Having a period can be a massive pain, both literally and metaphorically at the best of times, but unfortunately, many period products are really bad for the environment.
I had no idea how much plastic was used in sanitary products as before changing to a menstrual cup, I used non-applicator tampons and sometimes panty liners, thinking they weren’t that bad.
Annoyingly, sanitary ware that seems like it’s made from cotton, is predominantly plastic, as you can see from the ingredients listed on the Kotex website.
I don’t wish to single out Kotex, but I’m using it to illustrate the point. That’s the bad news, but as with every depressing statistic about plastics, there is good news!
There are now companies producing organic and plastic-free sanitary ware, which is excellent news for us and for the planet! *
The cheapest and most eco-friendly way to have your period is to use a menstrual cup, this market used to be dominated by the Mooncup, but designs have much improved since then.
The great thing about the menstrual cup is that you only need to buy one or two and you don’t have to buy another one, unless you change sizes.
There are two sizes, one for if you’re under 30 and haven’t had a child, and one for if you’re either over 30 or have had a child. The difference is very marginal and it’s to ensure the cup fits correctly.
To insert the cup, you fold it in half into a smiley shape and then insert it inside your vagina so that it pops into position. It can take a few tries but you can feel if it’s in the right position like a tampon. There is a small ‘tail’ that you can cut depending on your preference which helps you to take it out. Make sure you keep it upright to avoid spillages and don’t let it spring open until it’s pointed at the toilet bowl (trust me, I know!).
The pros of using a cup are that they are cheaper than buying single-use products, they hold more blood than a tampon and they smell less as the blood isn’t exposed to air.
The downsides are that the cups cause irritation in some women and you have to wash them between uses and sterilise between cycles. Wash with soap and water and sterilise in a pan of boiling water. WebMD has more information about using a cup safely and looking after it.
There are some claims that menstrual cups are safer than tampons but that is not necessarily the case. There are still risks, and one study claimed that the risk of bacteria-growth could be greater with cups. I’ve included the article in the interests of full disclosure, as it’s important to make your decision based on all the facts.
Testing is ongoing and unfortunately there is no perfectly safe method of absorbing blood from inside your vagina. Experts are currently recommending using your cup for no longer than six hours, don’t wear it overnight, sterilise between uses and use alternate between two different cups.
Technology improves all the time and hopefully there will be a cup that is guaranteed to be safe. (If you don’t want to use a sanitary product inside your vagina then skip to the bottom to read about period pants!)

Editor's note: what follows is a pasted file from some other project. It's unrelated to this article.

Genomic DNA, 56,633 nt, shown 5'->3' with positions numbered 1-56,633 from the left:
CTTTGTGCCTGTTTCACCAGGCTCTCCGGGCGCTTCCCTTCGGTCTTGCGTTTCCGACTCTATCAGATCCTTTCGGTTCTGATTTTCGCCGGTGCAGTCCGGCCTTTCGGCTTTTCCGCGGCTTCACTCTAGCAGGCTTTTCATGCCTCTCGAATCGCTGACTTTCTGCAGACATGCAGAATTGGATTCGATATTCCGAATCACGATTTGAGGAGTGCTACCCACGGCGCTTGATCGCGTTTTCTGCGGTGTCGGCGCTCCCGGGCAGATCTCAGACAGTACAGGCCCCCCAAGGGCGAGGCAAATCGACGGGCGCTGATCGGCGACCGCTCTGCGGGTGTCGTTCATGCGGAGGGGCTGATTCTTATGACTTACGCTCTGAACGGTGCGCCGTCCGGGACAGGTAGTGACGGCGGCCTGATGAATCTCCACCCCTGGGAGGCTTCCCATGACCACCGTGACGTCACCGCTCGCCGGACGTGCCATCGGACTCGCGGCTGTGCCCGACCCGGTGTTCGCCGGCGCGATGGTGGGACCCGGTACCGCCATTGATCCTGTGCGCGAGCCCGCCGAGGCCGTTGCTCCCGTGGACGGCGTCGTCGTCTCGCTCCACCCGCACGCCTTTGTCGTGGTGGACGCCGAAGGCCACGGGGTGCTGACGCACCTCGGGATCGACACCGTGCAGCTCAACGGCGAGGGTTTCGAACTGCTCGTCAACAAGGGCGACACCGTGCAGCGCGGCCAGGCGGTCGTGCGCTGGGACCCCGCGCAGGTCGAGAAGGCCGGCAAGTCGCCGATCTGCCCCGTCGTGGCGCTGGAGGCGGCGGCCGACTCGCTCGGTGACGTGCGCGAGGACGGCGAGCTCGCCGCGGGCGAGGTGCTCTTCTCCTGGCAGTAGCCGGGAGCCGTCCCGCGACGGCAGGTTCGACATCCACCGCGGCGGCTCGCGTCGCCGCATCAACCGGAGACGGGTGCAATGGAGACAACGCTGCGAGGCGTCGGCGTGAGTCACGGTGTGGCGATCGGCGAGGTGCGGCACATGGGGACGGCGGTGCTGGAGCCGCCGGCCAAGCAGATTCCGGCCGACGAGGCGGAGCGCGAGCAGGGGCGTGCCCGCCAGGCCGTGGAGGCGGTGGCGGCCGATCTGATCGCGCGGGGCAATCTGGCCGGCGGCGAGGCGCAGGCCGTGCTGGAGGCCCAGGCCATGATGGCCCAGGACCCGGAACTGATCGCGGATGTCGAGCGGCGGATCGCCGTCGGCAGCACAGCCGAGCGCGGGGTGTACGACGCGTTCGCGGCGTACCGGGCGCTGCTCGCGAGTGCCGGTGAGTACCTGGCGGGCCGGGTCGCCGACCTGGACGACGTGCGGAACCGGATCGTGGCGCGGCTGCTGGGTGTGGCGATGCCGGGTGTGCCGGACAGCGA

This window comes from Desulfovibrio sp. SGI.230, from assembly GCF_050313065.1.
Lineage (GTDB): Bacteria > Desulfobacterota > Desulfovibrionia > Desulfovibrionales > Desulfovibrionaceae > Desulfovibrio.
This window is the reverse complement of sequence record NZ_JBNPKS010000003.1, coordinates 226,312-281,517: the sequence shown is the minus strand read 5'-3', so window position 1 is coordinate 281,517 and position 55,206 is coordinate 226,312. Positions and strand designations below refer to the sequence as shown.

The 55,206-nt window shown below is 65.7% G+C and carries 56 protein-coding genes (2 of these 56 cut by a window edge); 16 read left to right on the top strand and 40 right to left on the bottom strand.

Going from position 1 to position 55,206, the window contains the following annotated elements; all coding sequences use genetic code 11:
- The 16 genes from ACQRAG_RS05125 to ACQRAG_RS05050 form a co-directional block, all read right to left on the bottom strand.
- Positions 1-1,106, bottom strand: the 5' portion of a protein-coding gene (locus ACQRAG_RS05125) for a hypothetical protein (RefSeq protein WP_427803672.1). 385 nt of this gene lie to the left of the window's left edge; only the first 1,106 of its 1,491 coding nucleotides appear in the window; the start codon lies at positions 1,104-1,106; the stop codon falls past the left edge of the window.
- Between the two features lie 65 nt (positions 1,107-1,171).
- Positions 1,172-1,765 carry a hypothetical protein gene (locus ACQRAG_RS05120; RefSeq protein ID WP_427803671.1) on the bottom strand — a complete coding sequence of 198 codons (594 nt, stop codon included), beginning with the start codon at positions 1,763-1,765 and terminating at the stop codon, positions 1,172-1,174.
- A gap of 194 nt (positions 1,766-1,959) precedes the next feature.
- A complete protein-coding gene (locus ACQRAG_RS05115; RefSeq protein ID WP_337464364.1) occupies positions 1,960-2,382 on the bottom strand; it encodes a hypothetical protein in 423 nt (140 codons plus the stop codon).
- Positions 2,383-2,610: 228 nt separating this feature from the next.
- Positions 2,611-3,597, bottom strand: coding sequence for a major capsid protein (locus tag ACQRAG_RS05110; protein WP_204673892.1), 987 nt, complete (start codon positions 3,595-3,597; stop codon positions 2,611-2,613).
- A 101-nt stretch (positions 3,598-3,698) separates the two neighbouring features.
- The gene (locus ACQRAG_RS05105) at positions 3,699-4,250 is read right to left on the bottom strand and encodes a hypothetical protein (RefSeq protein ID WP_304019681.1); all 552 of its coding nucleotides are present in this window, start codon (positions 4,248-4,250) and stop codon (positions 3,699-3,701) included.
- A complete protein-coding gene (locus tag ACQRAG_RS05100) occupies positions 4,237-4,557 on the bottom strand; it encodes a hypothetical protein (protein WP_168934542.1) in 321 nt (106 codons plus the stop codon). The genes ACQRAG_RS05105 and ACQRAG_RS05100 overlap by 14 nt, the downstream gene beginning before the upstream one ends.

I find the Mooncup a bit hard, as the plastic is too thick and it’s hard to bend it when inserting for me. I recommend both the Diva cup which has thin plastic and is easy to use or the TOTM cup below.
Beware of using natural sponges for your period as they shouldn’t be put in your vagina as they are not sterile. You can get medical grade sponges but they are single-use only, expensive and bad for the environment so I do not recommend them.
If menstrual cups aren’t your thing, then never fear, because tampons have gone eco too, and there are several brands to choose from. If you have a local organic supermarket then they usually stock them.
It’s important to note that organic tampons aren’t safer than regular tampons, they’re just better for the environment, vegan and cruelty-free. They also come without plastic packaging that is harmful to the environmental and regular tampons have not been proven to be ‘toxic’ as some sources claim.
Using tampons and cups can cause Toxic Shock Syndrome so be aware of the signs, don’t leave a tampon in for more than 8 hours and use an absorbency suitable to your flow.
One way you can help the environment is simply by switching to non-applicator tampons as applicators aren’t really necessary when you have fingers. Someone has developed a reusable applicator but I’m not convinced that will catch on.
You can also subscribe for a period box, which delivers everything you need by clicking on the link below.
Some organic supermarkets and online stores sell cloth sanitary towels that you get clip onto your knickers using a press stud. While I think these are a great idea in theory, I don’t trust them not to leak or fall during the day and I prefer period pants.
If I’m having a lighter period day or want extra protection when I’m wearing a menstrual cup then I use the bamboo period pants below. When I first tried them, I was surprised that they actually worked but I’ve brought them travelling and they haven’t let me down!
Even though they’re thin, they’re surprisingly absorbent but I wouldn’t recommend them for a heavy period day! They are much bigger pants than I would normally wear but I much prefer them to pantyliners or sanitary towels.
They work really well for lighter days, when wearing a menstrual cup would be too much, but sometimes they can become stained even with regular washing.
Overall, using the combination of a menstrual cup, period pants and occasionally organic tampons works really well for me. An added bonus for me is that I don’t have to have a bin in my bathroom which is a winner!
What are your recommended eco period brands? Let us know in the comments below!
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